Greetings to all of you who pray for us so faithfully. We hope the Lord is keeping you safe and providing for all your needs. We think of you and pray for you often. We want to thank all the churches, friends, and family that support us financially, especially through this difficult economic time in America. Some of you have sent some extra money, and we are incredibly grateful. We really appreciate your sacrificial giving.
It has been difficult for most Peruvians to be under quarantine for so long because they are a very social people. Peru is ranked second in South America for the lack of personal space and is one of the highest ranked in the world. It is hard for an American to get used to the constant closeness of strangers. Often, when standing in a line waiting for something, the person behind you is constantly bumping or brushing against you. Many times, there is no line. On our last flight during our move to Peru, while boarding in Mexico City, you could tell which airport gate was the one for Peru because there were 50 or more people clustered tightly around the entry to the lineated section for boarding. The other nearby gates had orderly lines. It has been difficult for them to adapt to the new social-distancing restrictions.
During the month of June, President Vizcarra kept extending the quarantine two weeks at a time. At the beginning of July, he extended the Health State of Emergency until the end of August. The country initially shut down on the 16th of March and has been slow to start the reopening process. In July, shopping malls and other stores were allowed to open, but only at 50% capacity. Twenty percent of the smaller stores have closed permanently, and another 30% are struggling to survive. Clinics and smaller medical facilities have just begun to reopen. State offices, federal offices, and the American Embassy are still closed.
Public meetings, school buildings, sporting events, church services, and all other types of social gatherings are not permitted at this time. The number of active cases has increased as the country has started the reopening process. The death rate is currently 4.4% and is rising. The most affected areas are the northern coastal areas, Arequipa in the south, and the Lima region. Because of this, we have seen the hearts of the people softening towards God, and many of them are more willing to hear and receive the good news of the Gospel.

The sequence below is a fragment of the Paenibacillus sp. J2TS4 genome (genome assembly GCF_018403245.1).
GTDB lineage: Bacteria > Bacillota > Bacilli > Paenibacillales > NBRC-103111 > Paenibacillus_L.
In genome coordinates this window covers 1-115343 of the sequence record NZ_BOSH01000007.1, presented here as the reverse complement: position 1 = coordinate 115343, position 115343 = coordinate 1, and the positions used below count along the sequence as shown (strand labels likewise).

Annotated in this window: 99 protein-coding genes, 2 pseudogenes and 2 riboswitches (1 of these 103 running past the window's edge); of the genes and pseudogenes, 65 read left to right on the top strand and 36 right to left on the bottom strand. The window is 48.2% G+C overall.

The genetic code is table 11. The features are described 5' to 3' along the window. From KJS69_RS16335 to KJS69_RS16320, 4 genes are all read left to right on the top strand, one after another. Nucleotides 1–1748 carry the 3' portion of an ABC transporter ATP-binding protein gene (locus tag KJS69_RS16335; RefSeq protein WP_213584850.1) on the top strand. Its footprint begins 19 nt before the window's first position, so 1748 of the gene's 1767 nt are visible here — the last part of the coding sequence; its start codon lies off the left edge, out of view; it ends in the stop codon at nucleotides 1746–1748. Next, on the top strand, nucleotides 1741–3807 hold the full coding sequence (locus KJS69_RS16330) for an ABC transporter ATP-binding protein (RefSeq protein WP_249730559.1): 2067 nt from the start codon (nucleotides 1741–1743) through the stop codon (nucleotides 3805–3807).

The big challenge is in figuring out ways to reach them. Only 30% of the households in Peru have a computer. Many more do have cell phones but do not have enough data to stream church services. Gathering people for preaching is not permitted, but providing a service or giving them food is welcomed. With your help, we were able to work with the church in the city of Chorrillos, where we live, to provide enough money to put together 276 bags of food for needy people. The bags contained rice, potatoes, noodles, oats, oil, milk, lentils, and eggs. This was enough to feed a family for a week. Saturday mornings outside the church, people have been lining up half an hour before the doors were scheduled to open. Following the social-distancing and sanitary protocols, people would come in and were immediately ushered to a soul winner who shared the Gospel with them. After hearing the Gospel, they were then given one of the bags of food. In three weeks of giving out 100 bags each Saturday, we saw approximately 150 people trust Christ as their Saviour. Praise the Lord! The people of the church did an amazing job organizing everything. It has been great to be a part of their ministry in our part of the city.
Please pray that public meetings will be allowed to be conducted soon and that our church people will stay faithful to the Lord. Thank you again for your faithfulness.
In His service,
Chris and Irene Williams